SIOUX FALL, S.D. – The sins of last fall may be back this spring as the growers face another potentially wet spring. Due to last year’s wet fall, there is a strong chance of compaction issues this year, not to mention tillage that did not get done and diseases hiding in the soil.
“Harvesting in that wet weather, we definitely compacted things in areas that are tracked up,” said Roger Plooster, agronomist with Golden Harvest, during a recent phone interview. “Unfortunately, we are going to see issues in those areas for the next two or three years.”
Getting tracks out of a field is just a waiting game. Tillage is not going to remove that compacted soil. General freezing and thawing of the soil will slowly break that compaction up over time, but it will be important to avoid adding any more compaction to the fields.
“Just try to be as patient as we can, not get out there too early with the heavy tillage equipment,” said Plooster. “Wait as long as we possibly can to get out there and do that last trip of tillage or in some cases, unfortunately the first trip of tillage, to try to avoid compacting it that way.”
As it is already the end of April and May 1 is just around the corner, having patience may be a challenge.
For soybeans, the optimum planting window is May 1 to around May 20.
“Of course, we can get some good yields before and after those dates, but that is the sweet spot for planting,” he said. “The key is early canopy.”
Earlier planting usually means a faster canopy, but there are other factors that affect a quick canopy. Emergence for one and seedling health for another.
Planter speed can have a big impact on even emergence and getting a uniform field.
“We have got about nine years’ worth of Golden Harvest agronomy research data that shows at three miles per hour planter speed we are getting less than 5 percent of the soybean plants emerging late, and by late, five to seven days late,” he said.
Now, given that the planting season seems to be getting shorter every year, the mentality might be to increase planter speed a bit, just to get the seed in the ground.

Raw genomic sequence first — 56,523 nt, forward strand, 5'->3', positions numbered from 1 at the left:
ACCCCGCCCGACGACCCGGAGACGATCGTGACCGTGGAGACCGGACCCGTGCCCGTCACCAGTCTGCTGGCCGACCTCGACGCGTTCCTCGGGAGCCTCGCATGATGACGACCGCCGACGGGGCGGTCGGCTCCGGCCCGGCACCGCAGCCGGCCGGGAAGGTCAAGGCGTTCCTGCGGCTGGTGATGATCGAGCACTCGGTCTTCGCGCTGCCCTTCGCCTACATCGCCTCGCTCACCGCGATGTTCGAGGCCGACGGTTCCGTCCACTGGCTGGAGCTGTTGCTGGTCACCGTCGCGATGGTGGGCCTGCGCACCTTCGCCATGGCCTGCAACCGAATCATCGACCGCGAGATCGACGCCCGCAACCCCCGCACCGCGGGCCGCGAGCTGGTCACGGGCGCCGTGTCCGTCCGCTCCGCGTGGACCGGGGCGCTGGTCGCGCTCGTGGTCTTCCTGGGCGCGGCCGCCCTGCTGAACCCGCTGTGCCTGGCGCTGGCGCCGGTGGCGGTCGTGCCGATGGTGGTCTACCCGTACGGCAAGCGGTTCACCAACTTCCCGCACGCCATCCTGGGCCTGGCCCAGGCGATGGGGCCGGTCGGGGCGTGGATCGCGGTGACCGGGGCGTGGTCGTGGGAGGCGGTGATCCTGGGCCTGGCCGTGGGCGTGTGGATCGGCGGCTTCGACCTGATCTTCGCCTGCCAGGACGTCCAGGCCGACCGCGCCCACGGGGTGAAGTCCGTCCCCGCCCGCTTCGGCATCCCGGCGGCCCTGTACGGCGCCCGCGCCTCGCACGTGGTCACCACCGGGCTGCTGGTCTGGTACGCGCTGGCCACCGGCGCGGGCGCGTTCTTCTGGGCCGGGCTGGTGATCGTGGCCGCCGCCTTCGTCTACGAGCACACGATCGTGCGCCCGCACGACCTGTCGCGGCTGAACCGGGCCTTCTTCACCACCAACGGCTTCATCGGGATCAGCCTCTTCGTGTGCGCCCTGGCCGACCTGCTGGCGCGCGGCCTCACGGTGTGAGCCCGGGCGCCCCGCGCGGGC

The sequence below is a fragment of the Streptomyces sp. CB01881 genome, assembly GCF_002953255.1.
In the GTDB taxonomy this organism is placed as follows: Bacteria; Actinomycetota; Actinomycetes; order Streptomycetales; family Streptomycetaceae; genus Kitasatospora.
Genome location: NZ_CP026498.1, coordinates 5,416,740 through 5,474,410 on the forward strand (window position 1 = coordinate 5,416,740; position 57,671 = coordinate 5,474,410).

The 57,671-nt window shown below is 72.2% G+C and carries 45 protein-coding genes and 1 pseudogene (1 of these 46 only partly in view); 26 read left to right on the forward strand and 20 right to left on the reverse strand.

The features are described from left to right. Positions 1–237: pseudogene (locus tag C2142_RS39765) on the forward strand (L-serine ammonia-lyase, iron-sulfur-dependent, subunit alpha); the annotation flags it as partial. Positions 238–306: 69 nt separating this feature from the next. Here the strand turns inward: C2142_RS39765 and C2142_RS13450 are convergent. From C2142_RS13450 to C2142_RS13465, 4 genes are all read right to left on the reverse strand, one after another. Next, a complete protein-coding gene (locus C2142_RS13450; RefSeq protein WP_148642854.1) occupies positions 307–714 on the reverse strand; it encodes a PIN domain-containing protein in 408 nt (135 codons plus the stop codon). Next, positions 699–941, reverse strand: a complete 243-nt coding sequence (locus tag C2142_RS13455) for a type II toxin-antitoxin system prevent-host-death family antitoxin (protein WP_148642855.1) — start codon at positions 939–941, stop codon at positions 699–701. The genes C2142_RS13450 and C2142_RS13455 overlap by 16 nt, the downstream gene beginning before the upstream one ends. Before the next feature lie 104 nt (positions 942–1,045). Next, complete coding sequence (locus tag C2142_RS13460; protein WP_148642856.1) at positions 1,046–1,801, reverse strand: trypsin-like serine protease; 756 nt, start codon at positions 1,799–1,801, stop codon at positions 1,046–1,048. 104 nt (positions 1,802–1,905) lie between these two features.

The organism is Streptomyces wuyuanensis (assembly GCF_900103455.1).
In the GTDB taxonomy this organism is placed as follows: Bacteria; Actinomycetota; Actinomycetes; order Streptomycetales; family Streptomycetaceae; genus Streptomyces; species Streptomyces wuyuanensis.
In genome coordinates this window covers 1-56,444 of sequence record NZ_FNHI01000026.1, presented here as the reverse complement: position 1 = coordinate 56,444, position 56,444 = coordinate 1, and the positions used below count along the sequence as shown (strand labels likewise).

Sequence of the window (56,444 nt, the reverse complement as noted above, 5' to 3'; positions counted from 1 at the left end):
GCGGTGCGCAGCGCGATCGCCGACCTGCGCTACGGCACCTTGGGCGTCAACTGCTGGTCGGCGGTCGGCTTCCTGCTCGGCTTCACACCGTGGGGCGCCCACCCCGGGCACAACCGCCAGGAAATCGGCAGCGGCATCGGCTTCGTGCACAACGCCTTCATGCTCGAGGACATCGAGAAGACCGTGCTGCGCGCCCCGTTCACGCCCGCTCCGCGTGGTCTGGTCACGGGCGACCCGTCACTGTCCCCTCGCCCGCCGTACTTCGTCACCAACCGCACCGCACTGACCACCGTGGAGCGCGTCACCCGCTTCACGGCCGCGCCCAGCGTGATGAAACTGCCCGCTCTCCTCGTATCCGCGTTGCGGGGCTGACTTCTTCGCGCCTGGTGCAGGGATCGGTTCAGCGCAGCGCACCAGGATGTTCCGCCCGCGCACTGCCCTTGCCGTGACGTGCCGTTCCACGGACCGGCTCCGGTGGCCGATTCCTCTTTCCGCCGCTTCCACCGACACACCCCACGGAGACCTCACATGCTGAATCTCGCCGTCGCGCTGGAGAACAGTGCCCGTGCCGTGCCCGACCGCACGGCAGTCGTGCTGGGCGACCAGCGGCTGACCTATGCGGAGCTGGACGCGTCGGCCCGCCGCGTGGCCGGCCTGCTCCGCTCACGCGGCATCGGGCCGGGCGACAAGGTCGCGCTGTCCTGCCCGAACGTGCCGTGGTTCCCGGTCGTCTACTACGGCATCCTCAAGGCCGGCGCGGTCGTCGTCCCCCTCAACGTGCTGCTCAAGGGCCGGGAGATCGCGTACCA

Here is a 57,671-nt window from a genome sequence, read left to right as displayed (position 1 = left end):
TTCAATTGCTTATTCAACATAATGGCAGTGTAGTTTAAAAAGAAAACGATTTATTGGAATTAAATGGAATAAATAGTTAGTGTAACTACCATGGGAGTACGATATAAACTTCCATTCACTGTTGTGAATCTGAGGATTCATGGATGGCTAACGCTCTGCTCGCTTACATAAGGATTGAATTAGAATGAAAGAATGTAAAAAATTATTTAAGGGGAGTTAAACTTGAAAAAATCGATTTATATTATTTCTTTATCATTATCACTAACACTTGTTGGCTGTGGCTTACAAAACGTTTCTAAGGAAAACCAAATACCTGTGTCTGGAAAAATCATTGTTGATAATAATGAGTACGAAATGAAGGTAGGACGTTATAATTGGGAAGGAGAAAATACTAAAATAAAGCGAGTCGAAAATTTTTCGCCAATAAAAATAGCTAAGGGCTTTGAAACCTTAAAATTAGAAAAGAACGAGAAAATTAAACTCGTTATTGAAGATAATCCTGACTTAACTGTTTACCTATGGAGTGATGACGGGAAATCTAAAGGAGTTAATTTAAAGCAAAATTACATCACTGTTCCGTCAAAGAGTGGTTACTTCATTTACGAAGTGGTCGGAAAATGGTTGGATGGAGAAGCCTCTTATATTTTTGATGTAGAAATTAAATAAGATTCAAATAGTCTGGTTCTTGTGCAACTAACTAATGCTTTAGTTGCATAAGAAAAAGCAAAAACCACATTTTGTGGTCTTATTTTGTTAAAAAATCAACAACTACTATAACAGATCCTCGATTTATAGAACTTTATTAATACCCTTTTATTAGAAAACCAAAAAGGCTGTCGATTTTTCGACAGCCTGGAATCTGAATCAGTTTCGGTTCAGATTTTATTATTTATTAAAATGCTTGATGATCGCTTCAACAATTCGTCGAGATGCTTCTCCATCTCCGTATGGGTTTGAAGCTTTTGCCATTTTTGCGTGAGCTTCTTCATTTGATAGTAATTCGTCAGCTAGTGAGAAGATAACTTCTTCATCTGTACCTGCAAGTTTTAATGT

“When we bumped that planter up to seven miles per hour, almost 15 percent of the plants are emerging late,” he said. “That can obviously give us canopy issues, but also it is yield reduction.”
The second important factor to canopy closure is seedling health. Last year was a wet year, and fungi thrive in warm, wet weather.
“We kid around at a lot of meetings that the odd years are the white mold years and so 2019 is going to be a white mold year,” said Plooster.
There is some logic behind the idea of odd years being white mold years. Remember, 2015, was a bad white mold year in southwest Minnesota, then again in 2017. In a regular corn/soybean rotation, soybeans will be planted into those same fields again this year.
“I strongly urge that growers do pay attention to white mold tolerance when selecting their soybean varieties for 2019,” he said.
Seed treatments and inoculants will also be crucial this season.
Treated seed will be able to get a quicker start in potentially less than ideal field conditions and the fungicide will protect that seedling.
In most years, there is more than adequate amounts of rhizobia in the soil from the previous soybean crop to get good nodulation for the new crop, so inoculating soybeans may not be necessary.
This year, that might not be the case.
“The rhizobia involved in nodulation on soybeans does not last very long in saturated or flooded soils,” he said. “Over the last couple of years, almost every field has had pretty severe flooding.”
A quality inoculant this year may go a long way, toward getting good nodulation on the roots and good nitrogen fixation.